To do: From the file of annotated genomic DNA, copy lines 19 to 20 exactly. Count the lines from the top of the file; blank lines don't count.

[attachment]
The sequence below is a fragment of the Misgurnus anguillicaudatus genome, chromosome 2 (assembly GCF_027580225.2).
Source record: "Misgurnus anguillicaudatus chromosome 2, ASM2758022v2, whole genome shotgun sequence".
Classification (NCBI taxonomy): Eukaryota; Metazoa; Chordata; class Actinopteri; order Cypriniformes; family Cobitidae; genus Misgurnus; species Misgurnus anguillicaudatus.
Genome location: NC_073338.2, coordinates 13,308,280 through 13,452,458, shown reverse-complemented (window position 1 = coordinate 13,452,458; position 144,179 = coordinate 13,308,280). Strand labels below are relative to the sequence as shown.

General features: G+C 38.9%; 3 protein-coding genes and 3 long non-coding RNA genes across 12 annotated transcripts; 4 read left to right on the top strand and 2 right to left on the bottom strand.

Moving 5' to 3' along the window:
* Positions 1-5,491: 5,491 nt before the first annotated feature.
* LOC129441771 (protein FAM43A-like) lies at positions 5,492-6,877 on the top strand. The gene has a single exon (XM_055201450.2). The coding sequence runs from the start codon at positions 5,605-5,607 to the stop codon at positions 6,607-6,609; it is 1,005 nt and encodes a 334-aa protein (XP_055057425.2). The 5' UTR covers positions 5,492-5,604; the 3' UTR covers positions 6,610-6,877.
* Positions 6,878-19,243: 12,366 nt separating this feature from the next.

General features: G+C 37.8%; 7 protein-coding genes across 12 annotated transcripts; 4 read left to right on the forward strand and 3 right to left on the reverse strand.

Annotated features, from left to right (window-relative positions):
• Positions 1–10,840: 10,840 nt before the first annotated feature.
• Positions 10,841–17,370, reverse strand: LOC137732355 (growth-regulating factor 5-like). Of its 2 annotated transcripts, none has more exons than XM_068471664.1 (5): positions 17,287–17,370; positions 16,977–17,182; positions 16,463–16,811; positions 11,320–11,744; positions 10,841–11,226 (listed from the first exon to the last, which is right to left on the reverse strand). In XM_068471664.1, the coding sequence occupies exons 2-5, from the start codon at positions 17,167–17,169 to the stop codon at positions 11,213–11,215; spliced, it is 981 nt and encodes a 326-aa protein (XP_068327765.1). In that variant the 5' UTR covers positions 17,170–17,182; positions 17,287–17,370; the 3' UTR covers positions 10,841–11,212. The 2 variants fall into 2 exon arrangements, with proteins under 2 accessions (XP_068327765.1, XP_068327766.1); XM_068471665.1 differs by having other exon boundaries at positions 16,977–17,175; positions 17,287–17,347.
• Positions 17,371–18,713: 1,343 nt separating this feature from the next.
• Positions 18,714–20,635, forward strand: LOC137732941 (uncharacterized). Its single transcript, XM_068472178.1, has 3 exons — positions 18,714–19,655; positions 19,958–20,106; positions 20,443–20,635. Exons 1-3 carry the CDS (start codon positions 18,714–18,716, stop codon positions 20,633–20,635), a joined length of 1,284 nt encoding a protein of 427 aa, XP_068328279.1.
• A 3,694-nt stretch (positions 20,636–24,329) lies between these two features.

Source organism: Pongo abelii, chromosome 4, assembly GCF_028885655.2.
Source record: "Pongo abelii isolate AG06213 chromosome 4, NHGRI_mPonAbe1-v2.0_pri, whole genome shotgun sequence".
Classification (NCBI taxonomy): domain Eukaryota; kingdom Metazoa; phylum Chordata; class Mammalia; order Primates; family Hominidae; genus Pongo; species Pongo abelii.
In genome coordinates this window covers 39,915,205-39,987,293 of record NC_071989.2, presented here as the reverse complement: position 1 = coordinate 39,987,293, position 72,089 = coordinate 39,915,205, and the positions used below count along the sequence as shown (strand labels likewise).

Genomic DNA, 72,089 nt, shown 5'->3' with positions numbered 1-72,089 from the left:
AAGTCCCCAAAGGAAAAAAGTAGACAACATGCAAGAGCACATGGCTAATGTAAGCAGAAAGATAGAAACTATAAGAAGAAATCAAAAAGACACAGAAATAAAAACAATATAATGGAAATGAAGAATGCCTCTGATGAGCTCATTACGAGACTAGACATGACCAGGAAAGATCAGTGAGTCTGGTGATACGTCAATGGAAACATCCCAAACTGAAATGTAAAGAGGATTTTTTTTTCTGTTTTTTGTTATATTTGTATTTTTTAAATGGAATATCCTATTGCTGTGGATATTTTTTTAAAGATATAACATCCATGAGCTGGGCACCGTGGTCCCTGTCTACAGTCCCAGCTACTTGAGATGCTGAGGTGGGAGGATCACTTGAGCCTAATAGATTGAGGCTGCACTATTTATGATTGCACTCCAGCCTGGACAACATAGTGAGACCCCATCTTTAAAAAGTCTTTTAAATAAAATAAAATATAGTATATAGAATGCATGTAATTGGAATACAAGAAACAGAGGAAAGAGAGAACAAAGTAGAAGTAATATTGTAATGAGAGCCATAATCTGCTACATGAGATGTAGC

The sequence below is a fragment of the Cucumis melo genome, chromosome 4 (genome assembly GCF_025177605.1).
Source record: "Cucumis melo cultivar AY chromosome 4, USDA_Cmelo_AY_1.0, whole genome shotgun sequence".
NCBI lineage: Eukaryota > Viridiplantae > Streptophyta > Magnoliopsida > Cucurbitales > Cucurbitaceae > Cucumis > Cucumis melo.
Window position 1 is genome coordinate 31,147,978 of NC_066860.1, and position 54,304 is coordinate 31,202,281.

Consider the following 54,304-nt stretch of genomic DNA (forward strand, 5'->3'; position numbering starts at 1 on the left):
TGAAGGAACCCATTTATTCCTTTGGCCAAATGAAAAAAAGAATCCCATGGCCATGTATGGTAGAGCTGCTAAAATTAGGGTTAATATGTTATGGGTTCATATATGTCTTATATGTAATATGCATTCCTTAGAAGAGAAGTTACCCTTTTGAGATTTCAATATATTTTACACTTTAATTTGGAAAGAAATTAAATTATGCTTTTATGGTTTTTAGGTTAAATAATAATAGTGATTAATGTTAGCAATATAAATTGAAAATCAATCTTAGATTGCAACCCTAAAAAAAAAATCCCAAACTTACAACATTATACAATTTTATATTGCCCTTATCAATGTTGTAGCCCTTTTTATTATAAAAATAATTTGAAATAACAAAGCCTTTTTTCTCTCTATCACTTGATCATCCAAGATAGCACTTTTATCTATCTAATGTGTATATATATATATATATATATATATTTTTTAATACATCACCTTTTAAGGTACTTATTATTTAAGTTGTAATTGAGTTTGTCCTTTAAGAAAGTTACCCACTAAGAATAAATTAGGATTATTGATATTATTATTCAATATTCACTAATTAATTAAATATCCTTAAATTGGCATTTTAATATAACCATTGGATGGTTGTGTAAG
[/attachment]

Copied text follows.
Classification (NCBI taxonomy): domain Eukaryota; kingdom Metazoa; phylum Chordata; class Mammalia; order Primates; family Hominidae; genus Pongo; species Pongo abelii.
In genome coordinates this window covers 39,915,205-39,987,293 of record NC_071989.2, presented here as the reverse complement: position 1 = coordinate 39,987,293, position 72,089 = coordinate 39,915,205, and the positions used below count along the sequence as shown (strand labels likewise).